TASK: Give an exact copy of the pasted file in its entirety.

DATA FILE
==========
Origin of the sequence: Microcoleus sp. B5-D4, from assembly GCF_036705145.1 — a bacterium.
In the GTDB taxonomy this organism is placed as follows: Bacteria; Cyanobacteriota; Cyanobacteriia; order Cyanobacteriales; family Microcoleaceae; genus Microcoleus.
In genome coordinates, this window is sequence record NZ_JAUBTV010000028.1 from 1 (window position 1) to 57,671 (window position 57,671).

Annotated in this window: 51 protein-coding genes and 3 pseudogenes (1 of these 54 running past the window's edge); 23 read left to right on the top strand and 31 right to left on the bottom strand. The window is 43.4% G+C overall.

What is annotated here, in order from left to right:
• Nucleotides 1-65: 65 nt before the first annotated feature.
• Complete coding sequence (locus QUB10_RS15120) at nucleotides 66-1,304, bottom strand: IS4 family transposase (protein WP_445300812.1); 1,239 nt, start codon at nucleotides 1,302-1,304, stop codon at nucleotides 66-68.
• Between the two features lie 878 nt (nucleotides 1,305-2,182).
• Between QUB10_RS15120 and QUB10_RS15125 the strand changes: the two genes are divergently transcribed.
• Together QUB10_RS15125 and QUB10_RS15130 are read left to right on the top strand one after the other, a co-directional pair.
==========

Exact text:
Origin of the sequence: Microcoleus sp. B5-D4, from assembly GCF_036705145.1 — a bacterium.
In the GTDB taxonomy this organism is placed as follows: Bacteria; Cyanobacteriota; Cyanobacteriia; order Cyanobacteriales; family Microcoleaceae; genus Microcoleus.
In genome coordinates, this window is sequence record NZ_JAUBTV010000028.1 from 1 (window position 1) to 57,671 (window position 57,671).

Annotated in this window: 51 protein-coding genes and 3 pseudogenes (1 of these 54 running past the window's edge); 23 read left to right on the top strand and 31 right to left on the bottom strand. The window is 43.4% G+C overall.

What is annotated here, in order from left to right:
• Nucleotides 1-65: 65 nt before the first annotated feature.
• Complete coding sequence (locus QUB10_RS15120) at nucleotides 66-1,304, bottom strand: IS4 family transposase (protein WP_445300812.1); 1,239 nt, start codon at nucleotides 1,302-1,304, stop codon at nucleotides 66-68.
• Between the two features lie 878 nt (nucleotides 1,305-2,182).
• Between QUB10_RS15120 and QUB10_RS15125 the strand changes: the two genes are divergently transcribed.
• Together QUB10_RS15125 and QUB10_RS15130 are read left to right on the top strand one after the other, a co-directional pair.